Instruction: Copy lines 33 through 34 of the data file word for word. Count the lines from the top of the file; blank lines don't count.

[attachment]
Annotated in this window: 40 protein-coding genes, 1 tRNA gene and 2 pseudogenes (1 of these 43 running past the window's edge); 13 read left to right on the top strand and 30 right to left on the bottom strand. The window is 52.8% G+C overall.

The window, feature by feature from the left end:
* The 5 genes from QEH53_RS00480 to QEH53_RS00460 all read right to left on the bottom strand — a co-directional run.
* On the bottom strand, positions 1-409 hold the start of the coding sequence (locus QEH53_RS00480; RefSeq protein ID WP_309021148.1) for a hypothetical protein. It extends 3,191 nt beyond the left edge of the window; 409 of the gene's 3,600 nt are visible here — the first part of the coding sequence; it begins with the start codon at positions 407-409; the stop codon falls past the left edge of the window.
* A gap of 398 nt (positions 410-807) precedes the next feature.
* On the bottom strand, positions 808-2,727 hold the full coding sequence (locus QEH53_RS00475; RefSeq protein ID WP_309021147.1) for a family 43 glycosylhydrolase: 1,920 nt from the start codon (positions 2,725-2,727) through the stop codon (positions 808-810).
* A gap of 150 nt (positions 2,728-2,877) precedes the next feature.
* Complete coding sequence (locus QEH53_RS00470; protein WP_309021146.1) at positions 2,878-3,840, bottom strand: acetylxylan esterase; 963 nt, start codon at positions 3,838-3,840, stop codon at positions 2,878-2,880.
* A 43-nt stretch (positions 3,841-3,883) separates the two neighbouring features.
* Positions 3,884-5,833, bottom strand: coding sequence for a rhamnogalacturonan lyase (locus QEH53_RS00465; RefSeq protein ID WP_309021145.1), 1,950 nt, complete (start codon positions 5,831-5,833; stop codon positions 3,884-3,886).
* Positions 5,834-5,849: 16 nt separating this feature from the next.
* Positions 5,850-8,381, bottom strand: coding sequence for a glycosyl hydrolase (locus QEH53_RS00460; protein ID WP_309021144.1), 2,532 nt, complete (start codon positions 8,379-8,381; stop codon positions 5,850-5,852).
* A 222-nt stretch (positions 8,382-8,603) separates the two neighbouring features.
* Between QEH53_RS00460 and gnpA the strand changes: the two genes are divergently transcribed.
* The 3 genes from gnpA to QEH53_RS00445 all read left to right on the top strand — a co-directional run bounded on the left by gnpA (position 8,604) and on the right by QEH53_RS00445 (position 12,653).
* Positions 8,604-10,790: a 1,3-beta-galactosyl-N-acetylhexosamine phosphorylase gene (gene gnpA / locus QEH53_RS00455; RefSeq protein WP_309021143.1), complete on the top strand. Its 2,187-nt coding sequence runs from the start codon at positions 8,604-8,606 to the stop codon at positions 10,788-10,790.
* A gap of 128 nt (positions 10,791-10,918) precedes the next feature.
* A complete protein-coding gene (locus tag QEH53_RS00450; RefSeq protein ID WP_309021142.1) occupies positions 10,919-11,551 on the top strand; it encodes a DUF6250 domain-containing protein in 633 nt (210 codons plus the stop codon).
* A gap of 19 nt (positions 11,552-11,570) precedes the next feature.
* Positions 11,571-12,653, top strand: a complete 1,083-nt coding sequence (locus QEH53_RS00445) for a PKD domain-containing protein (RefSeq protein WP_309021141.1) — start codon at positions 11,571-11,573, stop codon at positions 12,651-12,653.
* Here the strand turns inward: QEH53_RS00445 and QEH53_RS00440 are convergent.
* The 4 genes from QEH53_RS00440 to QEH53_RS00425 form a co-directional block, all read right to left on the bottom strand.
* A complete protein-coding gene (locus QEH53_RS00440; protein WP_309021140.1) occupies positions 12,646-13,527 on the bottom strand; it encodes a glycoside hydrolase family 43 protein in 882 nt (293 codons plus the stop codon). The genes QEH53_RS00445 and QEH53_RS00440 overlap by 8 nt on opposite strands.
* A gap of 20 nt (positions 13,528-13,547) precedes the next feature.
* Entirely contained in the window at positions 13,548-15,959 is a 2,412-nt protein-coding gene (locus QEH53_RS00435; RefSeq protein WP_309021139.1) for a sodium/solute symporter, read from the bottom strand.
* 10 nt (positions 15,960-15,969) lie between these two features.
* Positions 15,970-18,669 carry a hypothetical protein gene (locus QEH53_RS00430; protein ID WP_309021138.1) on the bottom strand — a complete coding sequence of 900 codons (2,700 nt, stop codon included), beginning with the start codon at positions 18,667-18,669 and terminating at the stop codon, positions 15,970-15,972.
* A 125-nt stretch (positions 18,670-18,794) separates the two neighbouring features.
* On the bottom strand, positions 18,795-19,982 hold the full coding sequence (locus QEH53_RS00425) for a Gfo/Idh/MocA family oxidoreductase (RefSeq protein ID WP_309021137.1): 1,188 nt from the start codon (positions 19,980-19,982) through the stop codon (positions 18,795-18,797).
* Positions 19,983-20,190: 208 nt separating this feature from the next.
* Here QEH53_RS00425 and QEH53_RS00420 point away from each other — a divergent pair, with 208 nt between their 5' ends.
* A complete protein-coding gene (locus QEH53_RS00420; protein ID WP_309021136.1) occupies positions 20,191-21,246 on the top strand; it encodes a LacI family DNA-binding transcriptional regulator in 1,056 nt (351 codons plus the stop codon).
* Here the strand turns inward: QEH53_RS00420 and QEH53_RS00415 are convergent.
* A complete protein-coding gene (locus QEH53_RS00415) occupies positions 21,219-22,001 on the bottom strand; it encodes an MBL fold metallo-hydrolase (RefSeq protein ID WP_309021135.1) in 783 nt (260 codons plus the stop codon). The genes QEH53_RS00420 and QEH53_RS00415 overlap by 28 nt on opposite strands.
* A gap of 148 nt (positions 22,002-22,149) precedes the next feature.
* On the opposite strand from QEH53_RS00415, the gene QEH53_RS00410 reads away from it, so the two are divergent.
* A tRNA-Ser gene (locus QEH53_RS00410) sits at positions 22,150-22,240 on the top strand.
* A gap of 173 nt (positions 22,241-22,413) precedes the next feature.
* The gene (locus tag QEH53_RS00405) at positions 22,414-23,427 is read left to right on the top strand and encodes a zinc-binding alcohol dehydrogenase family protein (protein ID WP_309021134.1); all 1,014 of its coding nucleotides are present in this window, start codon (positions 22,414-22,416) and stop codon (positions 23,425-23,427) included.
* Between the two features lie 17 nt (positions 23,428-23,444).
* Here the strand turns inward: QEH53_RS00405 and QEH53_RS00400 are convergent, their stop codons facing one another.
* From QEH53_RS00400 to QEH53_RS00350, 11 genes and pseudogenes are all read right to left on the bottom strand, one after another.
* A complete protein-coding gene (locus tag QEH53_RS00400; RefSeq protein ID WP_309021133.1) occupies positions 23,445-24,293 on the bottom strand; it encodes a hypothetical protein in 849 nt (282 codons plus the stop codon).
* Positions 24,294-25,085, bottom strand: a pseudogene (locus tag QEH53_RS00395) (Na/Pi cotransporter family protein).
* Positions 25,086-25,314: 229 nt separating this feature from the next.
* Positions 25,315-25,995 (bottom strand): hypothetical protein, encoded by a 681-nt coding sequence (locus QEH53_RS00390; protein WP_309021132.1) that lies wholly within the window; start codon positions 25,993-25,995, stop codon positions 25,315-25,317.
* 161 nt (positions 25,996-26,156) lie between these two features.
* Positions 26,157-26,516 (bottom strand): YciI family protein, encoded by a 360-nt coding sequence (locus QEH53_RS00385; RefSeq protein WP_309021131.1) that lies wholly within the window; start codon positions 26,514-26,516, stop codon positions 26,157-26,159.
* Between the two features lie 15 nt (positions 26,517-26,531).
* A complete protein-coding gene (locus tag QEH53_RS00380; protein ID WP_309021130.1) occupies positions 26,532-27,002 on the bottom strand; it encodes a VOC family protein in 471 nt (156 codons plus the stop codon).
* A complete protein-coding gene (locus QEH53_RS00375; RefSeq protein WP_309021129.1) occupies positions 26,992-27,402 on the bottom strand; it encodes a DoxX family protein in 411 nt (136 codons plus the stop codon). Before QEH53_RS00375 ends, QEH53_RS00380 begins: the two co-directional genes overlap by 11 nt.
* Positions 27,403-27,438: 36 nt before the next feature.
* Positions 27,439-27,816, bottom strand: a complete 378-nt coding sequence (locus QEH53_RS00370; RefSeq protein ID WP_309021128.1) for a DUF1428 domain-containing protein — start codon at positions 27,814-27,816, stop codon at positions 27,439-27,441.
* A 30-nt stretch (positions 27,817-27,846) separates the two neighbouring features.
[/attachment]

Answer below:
* Here the strand turns inward: QEH53_RS00420 and QEH53_RS00415 are convergent.
* A complete protein-coding gene (locus QEH53_RS00415) occupies positions 21,219-22,001 on the bottom strand; it encodes an MBL fold metallo-hydrolase (RefSeq protein ID WP_309021135.1) in 783 nt (260 codons plus the stop codon). The genes QEH53_RS00420 and QEH53_RS00415 overlap by 28 nt on opposite strands.